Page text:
It is not safe to jump down the stairs.” “You need to carry the cup with both hands.” You need to listen to your body so you know when to go to the bathroom.” We say these things and they still fall, drop, forget. They will mess up. They are kids. Yet it is so hard for us to remember that at times. We wonder why our child is misbehaving in spite of what we think they should know by now. Frustration builds, and it seems we are speaking to them in vain.

As a Mom, I am working on practicing mindfulness in the face of Simon’s errors. Sometimes he needs a consequence for his actions, but sometimes he just needs to know that I will love him no matter what. A hug and a conversation about what happened and why, can be miles more effective than being sent to his room. If I am always scolding, always impatient, and always punitive, I will actually hinder his ability to learn and mature.  He will feel punished all the time, and it will begin to lose meaning. I will feel discouraged and tired, and lose my temper. No one benefits.

This afternoon, I asked Simon to feed the cats. This is one of the chores he helps with. I reminded him that the bag was full, and not to let it tip over and spill. Well, no sooner had I said that, than he did let it tip over, and cat food rolled out, all over the kitchen floor. I could have raised my voice and spoken to him with exasperation. I could have just taken over for him, scooted him out of the way, and allowed myself to become upset. Instead I stood the bag upright, allowed him to finish, and then plugged in the vacuum cleaner and handed him the hose. I didn’t say “I told you” like I wanted to. Instead, I gave him the opportunity to fix his mistake.

The next time your child asks a question that you have already answered for the third time that day, or spills their milk on the floor because they were not being careful, try to breathe and remember that we adults do these things too. Boundaries are important, but so is patience and forgiveness in the face of being human. Children have had less practice at life than we have, and need to keep testing their world to see what works.  Some days they will “fail” over and over and over again. But that is ok, even though it might not feel like it. They are learning, and we can help them.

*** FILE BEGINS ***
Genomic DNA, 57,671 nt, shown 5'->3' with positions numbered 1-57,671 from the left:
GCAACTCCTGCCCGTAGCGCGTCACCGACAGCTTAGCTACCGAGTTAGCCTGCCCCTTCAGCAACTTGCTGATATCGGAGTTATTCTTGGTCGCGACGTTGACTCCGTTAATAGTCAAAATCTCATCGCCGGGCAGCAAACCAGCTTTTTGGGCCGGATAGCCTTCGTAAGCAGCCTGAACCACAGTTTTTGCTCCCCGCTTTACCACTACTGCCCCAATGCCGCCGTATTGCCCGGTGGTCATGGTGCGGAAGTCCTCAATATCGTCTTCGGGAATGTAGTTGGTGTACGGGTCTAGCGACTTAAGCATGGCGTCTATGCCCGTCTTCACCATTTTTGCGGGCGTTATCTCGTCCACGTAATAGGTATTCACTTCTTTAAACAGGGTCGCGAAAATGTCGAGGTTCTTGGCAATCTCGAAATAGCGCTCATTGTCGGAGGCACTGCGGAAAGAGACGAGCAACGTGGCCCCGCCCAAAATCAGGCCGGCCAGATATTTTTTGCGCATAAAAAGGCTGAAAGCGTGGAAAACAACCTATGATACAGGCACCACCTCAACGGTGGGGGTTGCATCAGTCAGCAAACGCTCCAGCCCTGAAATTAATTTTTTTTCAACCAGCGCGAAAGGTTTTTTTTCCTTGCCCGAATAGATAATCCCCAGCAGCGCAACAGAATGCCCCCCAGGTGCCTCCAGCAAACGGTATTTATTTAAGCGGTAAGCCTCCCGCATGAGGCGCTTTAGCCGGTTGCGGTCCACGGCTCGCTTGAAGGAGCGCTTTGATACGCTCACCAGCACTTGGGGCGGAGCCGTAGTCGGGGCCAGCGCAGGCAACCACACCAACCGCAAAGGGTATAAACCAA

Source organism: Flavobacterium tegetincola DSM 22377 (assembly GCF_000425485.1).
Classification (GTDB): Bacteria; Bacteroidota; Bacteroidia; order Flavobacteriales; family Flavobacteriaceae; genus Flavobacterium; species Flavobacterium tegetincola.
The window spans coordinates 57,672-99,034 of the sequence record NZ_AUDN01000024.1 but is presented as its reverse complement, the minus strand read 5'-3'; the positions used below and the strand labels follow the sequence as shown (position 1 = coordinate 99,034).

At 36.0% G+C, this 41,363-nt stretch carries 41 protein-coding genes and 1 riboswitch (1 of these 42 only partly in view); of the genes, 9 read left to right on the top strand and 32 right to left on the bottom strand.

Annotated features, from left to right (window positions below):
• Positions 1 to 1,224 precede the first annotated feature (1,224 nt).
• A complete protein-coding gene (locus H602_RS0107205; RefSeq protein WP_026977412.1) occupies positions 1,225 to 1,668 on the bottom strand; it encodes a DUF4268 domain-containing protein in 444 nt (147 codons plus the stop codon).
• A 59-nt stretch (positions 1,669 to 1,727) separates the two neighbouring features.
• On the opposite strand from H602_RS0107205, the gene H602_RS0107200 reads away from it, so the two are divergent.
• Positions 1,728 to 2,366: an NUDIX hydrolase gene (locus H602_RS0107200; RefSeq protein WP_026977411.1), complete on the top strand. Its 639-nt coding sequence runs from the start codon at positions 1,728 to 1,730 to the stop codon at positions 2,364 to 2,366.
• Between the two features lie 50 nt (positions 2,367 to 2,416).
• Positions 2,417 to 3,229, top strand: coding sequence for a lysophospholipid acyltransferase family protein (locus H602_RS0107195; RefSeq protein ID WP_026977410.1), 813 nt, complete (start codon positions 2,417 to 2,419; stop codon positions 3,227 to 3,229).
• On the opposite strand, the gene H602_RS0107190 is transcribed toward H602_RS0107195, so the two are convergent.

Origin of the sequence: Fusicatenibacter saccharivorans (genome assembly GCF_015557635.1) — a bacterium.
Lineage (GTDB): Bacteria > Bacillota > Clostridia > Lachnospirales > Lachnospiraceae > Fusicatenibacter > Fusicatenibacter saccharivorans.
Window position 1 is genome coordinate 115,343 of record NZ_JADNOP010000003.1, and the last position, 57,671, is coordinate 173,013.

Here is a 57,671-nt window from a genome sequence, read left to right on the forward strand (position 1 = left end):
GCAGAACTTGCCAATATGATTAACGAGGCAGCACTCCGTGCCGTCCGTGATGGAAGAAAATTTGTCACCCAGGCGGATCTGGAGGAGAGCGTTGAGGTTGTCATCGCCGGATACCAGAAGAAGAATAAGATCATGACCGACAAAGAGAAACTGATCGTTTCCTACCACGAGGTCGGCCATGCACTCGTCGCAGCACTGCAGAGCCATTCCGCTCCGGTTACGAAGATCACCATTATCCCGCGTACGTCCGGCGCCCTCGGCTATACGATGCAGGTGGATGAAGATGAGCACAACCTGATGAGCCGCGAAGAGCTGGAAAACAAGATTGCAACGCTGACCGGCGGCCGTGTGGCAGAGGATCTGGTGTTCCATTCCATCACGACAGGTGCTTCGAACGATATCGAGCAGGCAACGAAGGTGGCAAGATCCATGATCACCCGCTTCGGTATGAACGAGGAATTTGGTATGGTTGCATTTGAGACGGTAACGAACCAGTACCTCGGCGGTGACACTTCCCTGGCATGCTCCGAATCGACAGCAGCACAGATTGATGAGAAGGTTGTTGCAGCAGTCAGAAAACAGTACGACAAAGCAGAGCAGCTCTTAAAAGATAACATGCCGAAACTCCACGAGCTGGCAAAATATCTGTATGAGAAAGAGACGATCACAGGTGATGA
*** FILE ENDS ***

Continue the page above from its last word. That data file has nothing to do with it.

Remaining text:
Our children look to us for leadership. What kind of leaders do we want to be?


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52: The Rest

in a box
mumma's glasses
watching the snow
close up
christmas morning 1
drums 1
peek a snow“A portrait of my child, once a week, every week, in 2013.”

Due to my unexpected blogging break, I wasn’t here each week to share the portraits of Simon for my 52 project. However, I loved this photography project so much, that I could not bear the thought of simply ending at 45/52. So, here are the final seven portraits to my series. They are presented in chronological order, and are from various parts of the past seven weeks.

I thoroughly enjoyed participating in this inspired idea from Jodi, and seeing the submissions of others each week. Having one of my blog posts for the week planned ahead of time was helpful as well through the more busy weeks of the year. Looking back over all of these posts, seeing how much Simon has changed, makes me smile. Documenting his childhood is definitely my favorite subject matter for my camera.

Linking up for the last time here: 52-250px